On behalf of FreedomWorks’ activist community, I urge you to contact your senators and ask them to vote YES on resolutions of disapproval, H.J.Res. 36 and H.J.Res. 37, to cancel regulations submitted by the Bureau of Land Management and the Department of Defense, the General Services Administration, the National Aeronautics and Space Administration. Congress has the authority under the Congressional Review Act (CRA) of 1996 to effectively nullify regulations submitted for review by federal agencies within 60 legislative days.
Last week, the Senate passed two resolutions under the CRA to cancel regulations that had already passed the House, sending them to President Donald Trump for his signature. The White House, in a statement of administration policy, indicated that President Trump would sign the resolutions into law. He will become only the second president to cancel a regulation through the CRA.
In the same statement of administration policy supporting the resolutions already passed by the House and Senate, the White House indicated that President Trump would also sign H.J.Res. 36 and H.J.Res. 37 into, both of which passed the House last week, if presented for his signature. These resolutions will cancel costly regulations promulgated in the final days of the Obama administration.
H.J.Res. 36 – Bureau of Land Management’s Prevention, Production Subject to Royalties, and Resource Conservation Rule: With annual compliance costs between $114 million and $279 million, the so-called “venting and flaring” rule purports to reduce waste from “reduce the waste of natural gas from mineral leases administered” by the Bureau of Land Management. In reality, the purpose of the rule is to discourage oil and gas production on land overseen by the agency. The Bureau of Land Management estimates annual compliance costs between $114 million and $279 million.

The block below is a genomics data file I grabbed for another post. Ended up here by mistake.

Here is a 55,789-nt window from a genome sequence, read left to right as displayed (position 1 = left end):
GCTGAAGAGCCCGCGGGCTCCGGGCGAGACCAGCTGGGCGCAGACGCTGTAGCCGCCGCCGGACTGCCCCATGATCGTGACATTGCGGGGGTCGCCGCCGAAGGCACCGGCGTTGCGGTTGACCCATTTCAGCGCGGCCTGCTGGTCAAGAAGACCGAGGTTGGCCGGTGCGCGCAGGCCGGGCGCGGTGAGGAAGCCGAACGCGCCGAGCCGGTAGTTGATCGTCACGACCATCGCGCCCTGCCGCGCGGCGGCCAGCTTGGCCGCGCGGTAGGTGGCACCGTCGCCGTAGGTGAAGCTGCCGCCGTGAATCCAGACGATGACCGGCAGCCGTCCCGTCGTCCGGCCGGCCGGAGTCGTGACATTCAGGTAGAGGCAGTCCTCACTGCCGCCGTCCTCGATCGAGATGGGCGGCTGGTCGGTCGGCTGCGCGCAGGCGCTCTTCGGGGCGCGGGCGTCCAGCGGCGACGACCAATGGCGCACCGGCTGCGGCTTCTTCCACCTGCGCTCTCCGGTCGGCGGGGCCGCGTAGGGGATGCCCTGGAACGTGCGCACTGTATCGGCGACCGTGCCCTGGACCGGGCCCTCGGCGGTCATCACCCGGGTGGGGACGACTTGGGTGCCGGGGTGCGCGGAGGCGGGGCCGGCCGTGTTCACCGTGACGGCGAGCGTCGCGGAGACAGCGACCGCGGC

H.J.Res. 37 – Department of Defense, the General Services Administration, the National Aeronautics and Space Administration’s Federal Acquisition Regulation: This regulation requires federal contractors to disclose decisions on the reporting of violations of federal labor laws and creates paycheck transparency protections for employees of federal contractors. The rule is expected to cost employers $458.3 million in the first year, $413.7 million in the second year, and between $398.5 million and $400 million annually thereafter.
FreedomWorks will count the votes on these resolutions of disapproval when calculating our Scorecard for 2017 and reserves the right to score any related votes. The scorecard is used to determine eligibility for the FreedomFighter Award, which recognizes Members of the House and Senate who consistently vote to support economic freedom and individual liberty.
Adam Brandon, President and CEO, FreedomWorks